Sitting down together as a family provides a regular opportunity to bond together, to share anecdotes from your day, laugh and joke but also keep abreast of serious issues and make plans together.
There are many other benefits to eating family meals together regularly: it’s easier on family finances to prepare one meal rather than lots of fridge raids and mini meals; your children will be more inclined to try new (and hopefully home cooked healthier!) foods; they’ll learn good manners and social skills - from not invading someone else’s personal space at the table to the ebb and flow of conversation - that will stand them in good stead for life.
You’ll even reap good grade rewards for your kids by having regular family meals. A government report tracking 19,000 schoolchildren provided compelling evidence for just how important family mealtimes are: teenagers are more likely to get five good GCSEs when they share family meals with their parents and siblings.
“Dinner times are central to communication in families – especially when everyone’s so busy these days , “ says Liat Hughes Joshi, author of New Old Fashioned Parenting: A Guide To Help You Find The Balance Between Traditional And Modern Parenting.
But we’re SOOO busy!
Long commutes, teens’ complex social lives, younger children’s after-school commitments can all chip away at family mealtimes and the expectation of everyone managing to sit down together at the same time. Nevertheless, while parents need to have some flexibility, it’s well worth making a commitment to family meals as much as possible. You can mix it up by eating outside in the garden on lovely long summer evenings, ordering in takeaway for a treat or going out for occasional meals using BOGOF vouchers.
“Friday night supper is sacrosanct in our family,” says mum-of-three Naomi Wilde. “I love knowing that however manic we’ve been during the week, this is our time to take stock and celebrate being a family.”
So how can you make mealtimes fun and interesting, not a chore (and that’s not just the cook!)?
DO play games
When conversation threatens to flag, Liat recommends playing ‘rose and thorn of the day’. “Everyone has to say the three best things that day and the three worst. It’s a good way to get the conversational ball rolling.”
Another favourite with young children is ‘would you rather...?’ and then explaining your choice, like “Would you rather live at the bottom of the sea or have a biscuit shop?”The options are sometimes surreal, quite often descend into potty humour but are always entertaining.
“On a recent family holiday we played cards after every meal and it was fabulous for family bonding with lots of teasing and laughter,” says mum-of-four Joanne Cole.
“When we got home, we realised we wanted to keep that social tradition going - and I love everyone not pushing back their chairs 10 minutes after I’ve slaved over a meal - so now we often play cards after supper. It’s a very easy way to chat without me seeming too intent on digging for information, which can be such a turn-off for teenagers.”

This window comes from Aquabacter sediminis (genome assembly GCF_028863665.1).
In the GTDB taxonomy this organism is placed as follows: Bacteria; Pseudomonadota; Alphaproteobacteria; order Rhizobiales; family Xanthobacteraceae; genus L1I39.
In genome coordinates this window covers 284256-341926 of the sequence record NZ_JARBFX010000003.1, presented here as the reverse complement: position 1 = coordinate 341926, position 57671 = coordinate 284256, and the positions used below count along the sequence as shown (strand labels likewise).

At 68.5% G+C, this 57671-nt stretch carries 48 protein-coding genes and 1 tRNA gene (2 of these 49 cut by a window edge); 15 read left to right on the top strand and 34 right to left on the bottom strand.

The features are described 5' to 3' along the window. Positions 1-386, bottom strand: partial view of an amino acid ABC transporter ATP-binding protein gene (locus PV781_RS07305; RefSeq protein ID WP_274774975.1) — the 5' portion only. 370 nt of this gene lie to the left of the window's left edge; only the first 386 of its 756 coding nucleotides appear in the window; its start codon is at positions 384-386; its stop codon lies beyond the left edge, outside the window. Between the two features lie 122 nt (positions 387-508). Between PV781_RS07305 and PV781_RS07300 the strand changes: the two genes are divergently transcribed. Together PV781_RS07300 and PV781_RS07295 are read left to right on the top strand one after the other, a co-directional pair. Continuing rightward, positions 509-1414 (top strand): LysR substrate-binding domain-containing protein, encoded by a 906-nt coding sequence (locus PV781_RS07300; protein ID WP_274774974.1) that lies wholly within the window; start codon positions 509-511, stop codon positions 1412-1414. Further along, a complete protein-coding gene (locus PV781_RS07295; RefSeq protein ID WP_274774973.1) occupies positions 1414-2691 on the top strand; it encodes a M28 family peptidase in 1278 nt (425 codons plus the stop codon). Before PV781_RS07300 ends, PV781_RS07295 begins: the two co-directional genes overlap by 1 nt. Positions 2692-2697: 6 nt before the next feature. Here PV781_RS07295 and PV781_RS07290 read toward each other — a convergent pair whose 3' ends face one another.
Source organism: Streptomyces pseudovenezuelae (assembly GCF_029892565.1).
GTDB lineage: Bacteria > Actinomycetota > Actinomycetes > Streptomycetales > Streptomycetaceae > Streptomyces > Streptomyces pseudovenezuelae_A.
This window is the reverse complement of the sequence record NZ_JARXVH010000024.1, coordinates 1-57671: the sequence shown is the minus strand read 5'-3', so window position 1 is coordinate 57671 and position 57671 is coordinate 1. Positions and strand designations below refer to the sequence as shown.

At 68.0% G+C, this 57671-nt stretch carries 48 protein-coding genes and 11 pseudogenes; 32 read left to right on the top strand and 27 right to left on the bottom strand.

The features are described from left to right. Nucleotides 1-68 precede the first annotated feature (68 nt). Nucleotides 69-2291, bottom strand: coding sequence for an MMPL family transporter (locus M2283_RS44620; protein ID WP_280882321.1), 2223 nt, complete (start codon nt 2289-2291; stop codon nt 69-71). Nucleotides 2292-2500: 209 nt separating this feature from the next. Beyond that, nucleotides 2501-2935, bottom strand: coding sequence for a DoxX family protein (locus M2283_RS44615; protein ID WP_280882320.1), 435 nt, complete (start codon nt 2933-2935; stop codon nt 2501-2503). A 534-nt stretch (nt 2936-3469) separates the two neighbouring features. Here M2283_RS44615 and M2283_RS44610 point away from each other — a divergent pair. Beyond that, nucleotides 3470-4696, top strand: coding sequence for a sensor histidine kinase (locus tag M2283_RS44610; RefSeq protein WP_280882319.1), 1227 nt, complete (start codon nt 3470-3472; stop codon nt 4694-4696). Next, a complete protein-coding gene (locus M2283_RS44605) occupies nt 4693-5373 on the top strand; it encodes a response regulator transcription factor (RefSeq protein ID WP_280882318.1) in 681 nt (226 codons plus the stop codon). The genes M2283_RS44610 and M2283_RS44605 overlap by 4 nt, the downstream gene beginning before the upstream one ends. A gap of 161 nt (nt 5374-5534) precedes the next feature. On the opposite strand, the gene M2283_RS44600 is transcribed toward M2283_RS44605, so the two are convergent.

DON’T lecture or hector
If your children see family meals as a time for parents to be centre-stage, dispensing unasked for lectures and needling for reactions, children will quickly switch off from the conversation, become guarded and regard mealtimes as a bore to be got through in the fastest time possible.
“What doesn’t work if you want to promote healthy conversation at the dinner table is telling your child off - moralising, judging, lecturing,” says Noel Janis-Norton, parenting educator and bestselling author of Calmer, Easier, Happier Parenting.
DO model good conversational skills
Children learn the art of conversation and communication from you, their parents. It can become effortless, but it’s still an art; one that will be a huge social advantage throughout their lives.
How to keep people interested without hogging the conversation. How to invite people to open up and encourage them to talk. How to make anecdotes interesting and entertaining. And, particularly importantly in our current world where so many people rush to take offence, how you can disagree with someone’s opinions, still like them but argue your own point of view coherently and passionately but without descending into insults and the personal ‘you always’.
DON’T ask questions that invite one word answers
Not unless you want your conversation to be a exhausting and pointless ping pong of questions sent over the dinner table and parried back with “Yes, no, dunno, fine... can I leave the table?”
Noel Janis-Norton advises that parents need to work on one key skill: reflective listening. This is a way of re-framing questions into statements that invite a response and de-personalise conversations. It can feel oddly unnatural but sound becomes second nature.
“Instead of asking, ‘Are you worried about your exams?’ you could say something like ‘Lots of kids your age are worried about exams’,” she says. “This makes it easier for a child to reply”.
DO talk about the big and the small
What everyone did today is your number one mealtime conversation. But children who are brought up talking about world events and whose general knowledge is good have been shown to have increased self-esteem and confidence. So don’t steer clear of news issues because they’re not ‘suitable for children’. You can frame most news in a way that will be understandable and interesting without being scary.